Republicans and Democrats usually agree on transportation legislation.
It creates jobs. It connects rural and urban areas. It keeps the economy moving, literally and figuratively.
But there's a vast chasm between the two different transportation bills that have been introduced in the House and Senate. Tea Party conservatives are complaining about the cost, even thought traditional GOP members want to create jobs. Some blame the lack of earmarks, which bring "pork" to certain districts, for the hold-up.
Todd Zwillich, Takeaway Washington correspondent, said historically there's been bipartisan agreement that transportation projects are good for businesses large and small, people young and old. And it helps that there are highways, bridges, railroads and interchanges in every district in the country.
"Everybody believed in the basic premise that good roads and good infrastructure meant easier business," Zwillich said.
The House Republican bill provides $260 billion over five years. Democrats like the size of the bill, but aren't happy with the system used to pay for the bill. The Highway Trust Fund is, at a base level, funded by an 118.4 cents per gallon tax on every gallon of gas pumped across the country. But with cars becoming more fuel efficient and Americans actually driving less, that trust fund is shrinking.
So Republicans propose to pay for the transportation infrastructure by gathering royalties off oil drilling, from taxes and fees generated by the Keystone Pipeline as well as other products that make Democrats very unhappy.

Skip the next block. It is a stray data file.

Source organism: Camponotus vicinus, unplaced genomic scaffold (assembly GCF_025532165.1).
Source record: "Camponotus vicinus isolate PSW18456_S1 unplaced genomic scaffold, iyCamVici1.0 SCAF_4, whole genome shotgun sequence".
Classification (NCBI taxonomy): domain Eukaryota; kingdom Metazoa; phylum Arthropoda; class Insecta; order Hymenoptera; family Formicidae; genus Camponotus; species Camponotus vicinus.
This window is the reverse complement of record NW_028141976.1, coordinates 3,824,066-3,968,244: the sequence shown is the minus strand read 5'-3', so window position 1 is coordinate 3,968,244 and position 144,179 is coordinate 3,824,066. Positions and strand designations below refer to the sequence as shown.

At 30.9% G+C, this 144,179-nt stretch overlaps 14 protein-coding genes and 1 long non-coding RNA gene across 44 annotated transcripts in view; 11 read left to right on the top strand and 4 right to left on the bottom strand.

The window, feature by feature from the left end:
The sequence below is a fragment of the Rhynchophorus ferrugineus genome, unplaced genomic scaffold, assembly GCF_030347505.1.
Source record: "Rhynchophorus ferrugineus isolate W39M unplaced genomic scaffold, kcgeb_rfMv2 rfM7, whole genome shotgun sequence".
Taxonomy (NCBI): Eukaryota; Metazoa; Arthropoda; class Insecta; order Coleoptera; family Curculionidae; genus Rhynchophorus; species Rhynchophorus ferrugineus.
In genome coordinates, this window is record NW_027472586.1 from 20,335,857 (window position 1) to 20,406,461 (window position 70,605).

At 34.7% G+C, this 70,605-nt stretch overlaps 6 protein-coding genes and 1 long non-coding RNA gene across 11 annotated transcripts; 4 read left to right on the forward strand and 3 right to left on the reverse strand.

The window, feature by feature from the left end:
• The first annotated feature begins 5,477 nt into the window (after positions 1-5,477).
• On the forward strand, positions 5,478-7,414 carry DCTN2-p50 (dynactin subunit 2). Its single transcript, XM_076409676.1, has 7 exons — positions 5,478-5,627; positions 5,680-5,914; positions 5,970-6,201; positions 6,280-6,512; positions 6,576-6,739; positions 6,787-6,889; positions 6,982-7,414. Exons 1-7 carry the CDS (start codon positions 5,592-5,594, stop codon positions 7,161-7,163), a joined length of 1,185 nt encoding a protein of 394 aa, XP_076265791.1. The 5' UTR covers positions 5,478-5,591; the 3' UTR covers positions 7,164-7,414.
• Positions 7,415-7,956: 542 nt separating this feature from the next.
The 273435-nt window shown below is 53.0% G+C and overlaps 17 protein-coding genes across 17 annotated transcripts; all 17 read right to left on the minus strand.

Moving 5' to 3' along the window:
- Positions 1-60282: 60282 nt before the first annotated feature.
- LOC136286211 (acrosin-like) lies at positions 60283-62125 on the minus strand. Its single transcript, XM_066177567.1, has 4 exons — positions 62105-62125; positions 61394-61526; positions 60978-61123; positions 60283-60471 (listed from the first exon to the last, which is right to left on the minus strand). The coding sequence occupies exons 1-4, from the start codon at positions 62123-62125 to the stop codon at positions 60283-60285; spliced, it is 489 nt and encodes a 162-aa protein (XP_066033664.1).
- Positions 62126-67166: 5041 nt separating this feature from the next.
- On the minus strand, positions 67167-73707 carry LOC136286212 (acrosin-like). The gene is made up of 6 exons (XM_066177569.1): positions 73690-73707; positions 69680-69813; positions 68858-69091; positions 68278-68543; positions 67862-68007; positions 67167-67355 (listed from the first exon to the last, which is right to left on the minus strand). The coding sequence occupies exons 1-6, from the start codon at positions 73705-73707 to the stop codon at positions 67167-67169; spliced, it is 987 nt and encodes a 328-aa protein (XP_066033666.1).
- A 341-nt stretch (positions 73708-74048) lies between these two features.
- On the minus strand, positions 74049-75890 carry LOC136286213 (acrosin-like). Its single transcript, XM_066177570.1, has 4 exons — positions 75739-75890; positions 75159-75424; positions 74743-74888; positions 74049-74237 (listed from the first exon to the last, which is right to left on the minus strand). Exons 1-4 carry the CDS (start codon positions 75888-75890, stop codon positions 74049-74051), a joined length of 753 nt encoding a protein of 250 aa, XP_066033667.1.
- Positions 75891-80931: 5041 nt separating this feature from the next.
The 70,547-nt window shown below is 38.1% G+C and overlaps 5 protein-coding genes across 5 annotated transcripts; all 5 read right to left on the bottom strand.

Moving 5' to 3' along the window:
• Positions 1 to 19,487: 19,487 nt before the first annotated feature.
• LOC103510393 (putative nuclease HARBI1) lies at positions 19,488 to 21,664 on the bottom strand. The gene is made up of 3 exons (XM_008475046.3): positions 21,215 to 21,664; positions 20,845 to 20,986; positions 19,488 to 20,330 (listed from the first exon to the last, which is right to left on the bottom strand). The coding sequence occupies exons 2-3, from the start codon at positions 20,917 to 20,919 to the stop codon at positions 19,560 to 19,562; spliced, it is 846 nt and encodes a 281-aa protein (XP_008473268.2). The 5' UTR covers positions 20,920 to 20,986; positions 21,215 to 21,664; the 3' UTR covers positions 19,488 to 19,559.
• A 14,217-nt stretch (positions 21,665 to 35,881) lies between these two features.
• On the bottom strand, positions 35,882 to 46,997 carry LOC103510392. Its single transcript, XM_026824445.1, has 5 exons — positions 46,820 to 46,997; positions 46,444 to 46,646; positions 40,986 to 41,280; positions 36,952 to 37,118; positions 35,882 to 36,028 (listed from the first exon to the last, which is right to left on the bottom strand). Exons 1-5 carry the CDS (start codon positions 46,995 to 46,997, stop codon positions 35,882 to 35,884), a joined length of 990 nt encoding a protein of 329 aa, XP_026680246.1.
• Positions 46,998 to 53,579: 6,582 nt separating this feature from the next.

But conservative Republicans are also unhappy with the bill — unhappy with how the bill is structured and simply how much is proposed to be spent.
"That has forced Republican leaders, who have made this a major jobs billboard, to do a whole bunch of machinations — break the bill up into three big pieces, give everybody a menu, but they're all going to pass eventually," Zwillich said. "But they're not all going to pass eventually. They had to pull this back and it's not going to get done for weeks because they're trying to cobble together the votes to get a bill passed that ordinarily would have passed very easily."
Congressional leaders also say some of the philosophical discussions are being heightened this year because the prohibition on earmarks has kept members from being bought off with pet projects for their district.
"One of the consequences of banning earmarks, which is a fine policy for good government folks, is that members of Congress no longer feel like they have a direct buy-in into the fate of bills," Zwillich said. "You can call it being bought off. You can call it having projects in their districts. But people are now opposing bills on policy reasons — and not having a tunnel built in their district."